Thrown into the mix of what can be 18-hour days, she battled a new round of medical problems of her own: a COVID diagnosis and a shunt malfunction that caused worsening headaches and nausea with a jolt of pain every time she moved or stood up. She required two additional neurosurgeries to monitor the pressure inside her brain, and then to replace the shunt or tubing system that begins in her brain and ends in her lower body to drain excess cerebrospinal fluid.

She worried that her medical absences recovering from COVID and her surgery would shift additional workloads to her fellow residents, who were working through a training rotation in internal medicine.

“Every time I started to stress over ‘How are you guys going to cover my absence?' Dr. Kenneth Steinberg, who directs the internal medicine residency program, would respond: "That’s for me to worry about. Just get better.'”

Fellow residents visited her when she was hospitalized and organized meal trains for her.

“As hard as it’s been, I felt very well supported,” she said.

There is one more important support. Her short-haired American tuxedo cat, Abigail Bagel, found at a rescue, somehow always knows when her human companion needs an extra cuddle.

Wright has been involved in hydrocephalus issues for a number of years. While in graduate school, a neurosurgeon in Houston invited her to join two medical trips to Haiti where health-care workers were treating children with hydrocephalus.

“He wanted to give me an opportunity to see what hydrocephalus looks like in the underserved population,” she said.

Left untreated, babies' heads can enlarge, thereby putting pressure on their brains. She assisted in surgeries to relieve that pressure.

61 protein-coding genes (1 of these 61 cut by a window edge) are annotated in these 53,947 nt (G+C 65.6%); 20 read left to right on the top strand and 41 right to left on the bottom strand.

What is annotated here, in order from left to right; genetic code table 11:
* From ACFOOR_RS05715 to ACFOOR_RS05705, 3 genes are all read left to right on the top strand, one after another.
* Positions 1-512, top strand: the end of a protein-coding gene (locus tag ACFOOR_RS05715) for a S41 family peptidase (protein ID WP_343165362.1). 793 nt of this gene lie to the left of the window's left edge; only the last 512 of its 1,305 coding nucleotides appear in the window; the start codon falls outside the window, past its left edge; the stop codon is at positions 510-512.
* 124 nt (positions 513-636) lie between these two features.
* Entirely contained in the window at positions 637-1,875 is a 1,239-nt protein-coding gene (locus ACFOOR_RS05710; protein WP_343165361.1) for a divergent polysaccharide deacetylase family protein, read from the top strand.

“Some of these children have massive heads from being untreated. It’s heartbreaking, but really rewarding to be able to do something about it.”

Having a disability or disorder can sometimes lead physicians to practice in that specialty, Williams said.

Cat Abigail Bagel
Rescue cat Abigail Bagel offers a feline support break for her busy neurology resident.

“It becomes a motivator and provides a source of empathy that not everybody else may have,” he added.

In her off hours, Wright sometimes talks with the parents of newly diagnosed children referred by the national Hydrocephalus Association.

“It’s nice to be able to provide some reassurance, to tell them about my own experience. Just sharing that I’m a doctor and have hydrocephalus eases some fears,” she said.

“I’m especially thankful to share that with scared parents who are hearing a lot of speculation of what their child will not be able to do, and to tell them there’s still a lot of possibilities despite this diagnosis.”

Written by Sharon Salyer 



A Seattle Walk to End Hydrocephalus is scheduled Sept.17 at Warren G Magnuson Park, 7400 Sand Point Way NE, Seattle.

More information:

Dr. Michael A. Williams, director, UW Medicine Adult and Transitional Hydrocephalus Clinic, explains how shunts work:

X-ray of hydrocephalus shunt in position in the skull
A recent X-ray showing the placement of Wright's shunt.

Hydrocephalus is impaired circulation of spinal fluid within the brain. It causes enlargement of the brain’s normal spinal fluid cavities, called the ventricles. 

The treatment is a shunt, a permanent surgically implanted internal drainage system that has the purpose of draining enough, but not too much, spinal fluid. It’s possible to drain too much spinal fluid or to not drain enough.

The flow through modern shunts is regulated by a spring valve mechanism that can be adjusted to make it easier or harder for spinal fluid to flow through, similar to adjusting the tension on a screen door. 

That means the shunt can be adjusted to make it easier to open or harder to open. The tendency for shunts to drain too much when the patient is upright can cause headaches. Some shunts have a second valve mechanism to counteract the effect of gravity when a person is upright.